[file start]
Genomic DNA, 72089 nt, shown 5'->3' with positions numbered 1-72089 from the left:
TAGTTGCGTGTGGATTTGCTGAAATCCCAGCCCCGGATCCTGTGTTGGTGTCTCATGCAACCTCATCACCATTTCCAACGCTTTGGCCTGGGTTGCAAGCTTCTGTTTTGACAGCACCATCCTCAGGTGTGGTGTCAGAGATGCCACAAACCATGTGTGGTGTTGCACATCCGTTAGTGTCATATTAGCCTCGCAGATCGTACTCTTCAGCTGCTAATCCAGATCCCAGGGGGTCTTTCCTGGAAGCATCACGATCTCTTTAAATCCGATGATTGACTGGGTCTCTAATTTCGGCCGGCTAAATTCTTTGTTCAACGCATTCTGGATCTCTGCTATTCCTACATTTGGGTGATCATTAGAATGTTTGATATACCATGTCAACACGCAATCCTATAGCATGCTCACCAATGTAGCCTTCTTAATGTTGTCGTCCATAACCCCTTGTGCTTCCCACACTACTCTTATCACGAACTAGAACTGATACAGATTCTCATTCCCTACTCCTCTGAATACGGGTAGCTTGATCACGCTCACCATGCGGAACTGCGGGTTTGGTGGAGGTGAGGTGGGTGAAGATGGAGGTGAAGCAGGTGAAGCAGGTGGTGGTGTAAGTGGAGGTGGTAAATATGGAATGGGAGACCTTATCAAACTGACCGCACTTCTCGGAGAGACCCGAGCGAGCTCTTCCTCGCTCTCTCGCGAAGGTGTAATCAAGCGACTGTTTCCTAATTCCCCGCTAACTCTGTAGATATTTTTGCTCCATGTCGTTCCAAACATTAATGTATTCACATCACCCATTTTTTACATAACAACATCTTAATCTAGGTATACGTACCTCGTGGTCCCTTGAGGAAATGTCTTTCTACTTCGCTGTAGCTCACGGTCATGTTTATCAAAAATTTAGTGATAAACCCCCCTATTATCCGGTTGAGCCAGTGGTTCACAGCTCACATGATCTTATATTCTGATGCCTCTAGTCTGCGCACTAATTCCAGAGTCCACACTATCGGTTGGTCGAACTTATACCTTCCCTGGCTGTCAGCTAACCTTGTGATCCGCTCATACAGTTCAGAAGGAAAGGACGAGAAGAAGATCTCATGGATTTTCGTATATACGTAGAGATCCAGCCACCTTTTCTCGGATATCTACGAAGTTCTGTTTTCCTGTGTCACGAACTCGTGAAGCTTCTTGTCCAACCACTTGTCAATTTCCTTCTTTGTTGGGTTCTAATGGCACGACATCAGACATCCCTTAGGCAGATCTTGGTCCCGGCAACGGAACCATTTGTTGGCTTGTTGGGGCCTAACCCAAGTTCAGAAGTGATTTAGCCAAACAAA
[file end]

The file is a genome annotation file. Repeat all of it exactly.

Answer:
Genomic DNA, 72089 nt, shown 5'->3' with positions numbered 1-72089 from the left:
TAGTTGCGTGTGGATTTGCTGAAATCCCAGCCCCGGATCCTGTGTTGGTGTCTCATGCAACCTCATCACCATTTCCAACGCTTTGGCCTGGGTTGCAAGCTTCTGTTTTGACAGCACCATCCTCAGGTGTGGTGTCAGAGATGCCACAAACCATGTGTGGTGTTGCACATCCGTTAGTGTCATATTAGCCTCGCAGATCGTACTCTTCAGCTGCTAATCCAGATCCCAGGGGGTCTTTCCTGGAAGCATCACGATCTCTTTAAATCCGATGATTGACTGGGTCTCTAATTTCGGCCGGCTAAATTCTTTGTTCAACGCATTCTGGATCTCTGCTATTCCTACATTTGGGTGATCATTAGAATGTTTGATATACCATGTCAACACGCAATCCTATAGCATGCTCACCAATGTAGCCTTCTTAATGTTGTCGTCCATAACCCCTTGTGCTTCCCACACTACTCTTATCACGAACTAGAACTGATACAGATTCTCATTCCCTACTCCTCTGAATACGGGTAGCTTGATCACGCTCACCATGCGGAACTGCGGGTTTGGTGGAGGTGAGGTGGGTGAAGATGGAGGTGAAGCAGGTGAAGCAGGTGGTGGTGTAAGTGGAGGTGGTAAATATGGAATGGGAGACCTTATCAAACTGACCGCACTTCTCGGAGAGACCCGAGCGAGCTCTTCCTCGCTCTCTCGCGAAGGTGTAATCAAGCGACTGTTTCCTAATTCCCCGCTAACTCTGTAGATATTTTTGCTCCATGTCGTTCCAAACATTAATGTATTCACATCACCCATTTTTTACATAACAACATCTTAATCTAGGTATACGTACCTCGTGGTCCCTTGAGGAAATGTCTTTCTACTTCGCTGTAGCTCACGGTCATGTTTATCAAAAATTTAGTGATAAACCCCCCTATTATCCGGTTGAGCCAGTGGTTCACAGCTCACATGATCTTATATTCTGATGCCTCTAGTCTGCGCACTAATTCCAGAGTCCACACTATCGGTTGGTCGAACTTATACCTTCCCTGGCTGTCAGCTAACCTTGTGATCCGCTCATACAGTTCAGAAGGAAAGGACGAGAAGAAGATCTCATGGATTTTCGTATATACGTAGAGATCCAGCCACCTTTTCTCGGATATCTACGAAGTTCTGTTTTCCTGTGTCACGAACTCGTGAAGCTTCTTGTCCAACCACTTGTCAATTTCCTTCTTTGTTGGGTTCTAATGGCACGACATCAGACATCCCTTAGGCAGATCTTGGTCCCGGCAACGGAACCATTTGTTGGCTTGTTGGGGCCTAACCCAAGTTCAGAAGTGATTTAGCCAAACAAA